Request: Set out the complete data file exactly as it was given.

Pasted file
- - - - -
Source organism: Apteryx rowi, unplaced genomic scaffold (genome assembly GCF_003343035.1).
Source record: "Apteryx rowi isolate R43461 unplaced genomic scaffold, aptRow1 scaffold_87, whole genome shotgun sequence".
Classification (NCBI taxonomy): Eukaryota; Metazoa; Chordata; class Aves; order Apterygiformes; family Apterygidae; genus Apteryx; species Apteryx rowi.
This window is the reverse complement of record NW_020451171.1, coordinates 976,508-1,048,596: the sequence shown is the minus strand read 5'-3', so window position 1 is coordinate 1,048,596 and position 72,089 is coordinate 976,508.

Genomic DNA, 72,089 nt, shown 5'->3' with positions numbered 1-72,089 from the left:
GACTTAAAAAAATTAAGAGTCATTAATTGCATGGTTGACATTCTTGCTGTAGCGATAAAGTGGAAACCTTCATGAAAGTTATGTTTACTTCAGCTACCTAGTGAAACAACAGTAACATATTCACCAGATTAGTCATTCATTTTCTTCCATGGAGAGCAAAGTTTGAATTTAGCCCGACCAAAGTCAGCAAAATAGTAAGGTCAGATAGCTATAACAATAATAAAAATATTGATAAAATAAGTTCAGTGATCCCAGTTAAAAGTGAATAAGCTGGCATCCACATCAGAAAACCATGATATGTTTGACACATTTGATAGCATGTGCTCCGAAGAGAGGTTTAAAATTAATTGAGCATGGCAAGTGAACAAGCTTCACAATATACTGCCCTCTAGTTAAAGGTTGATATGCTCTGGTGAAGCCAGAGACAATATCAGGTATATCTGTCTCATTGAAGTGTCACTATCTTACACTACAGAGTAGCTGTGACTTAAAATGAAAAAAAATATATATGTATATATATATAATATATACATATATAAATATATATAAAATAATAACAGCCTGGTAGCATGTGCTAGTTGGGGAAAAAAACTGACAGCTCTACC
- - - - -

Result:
Source organism: Apteryx rowi, unplaced genomic scaffold (genome assembly GCF_003343035.1).
Source record: "Apteryx rowi isolate R43461 unplaced genomic scaffold, aptRow1 scaffold_87, whole genome shotgun sequence".
Classification (NCBI taxonomy): Eukaryota; Metazoa; Chordata; class Aves; order Apterygiformes; family Apterygidae; genus Apteryx; species Apteryx rowi.
This window is the reverse complement of record NW_020451171.1, coordinates 976,508-1,048,596: the sequence shown is the minus strand read 5'-3', so window position 1 is coordinate 1,048,596 and position 72,089 is coordinate 976,508.

Genomic DNA, 72,089 nt, shown 5'->3' with positions numbered 1-72,089 from the left:
GACTTAAAAAAATTAAGAGTCATTAATTGCATGGTTGACATTCTTGCTGTAGCGATAAAGTGGAAACCTTCATGAAAGTTATGTTTACTTCAGCTACCTAGTGAAACAACAGTAACATATTCACCAGATTAGTCATTCATTTTCTTCCATGGAGAGCAAAGTTTGAATTTAGCCCGACCAAAGTCAGCAAAATAGTAAGGTCAGATAGCTATAACAATAATAAAAATATTGATAAAATAAGTTCAGTGATCCCAGTTAAAAGTGAATAAGCTGGCATCCACATCAGAAAACCATGATATGTTTGACACATTTGATAGCATGTGCTCCGAAGAGAGGTTTAAAATTAATTGAGCATGGCAAGTGAACAAGCTTCACAATATACTGCCCTCTAGTTAAAGGTTGATATGCTCTGGTGAAGCCAGAGACAATATCAGGTATATCTGTCTCATTGAAGTGTCACTATCTTACACTACAGAGTAGCTGTGACTTAAAATGAAAAAAAATATATATGTATATATATATAATATATACATATATAAATATATATAAAATAATAACAGCCTGGTAGCATGTGCTAGTTGGGGAAAAAAACTGACAGCTCTACC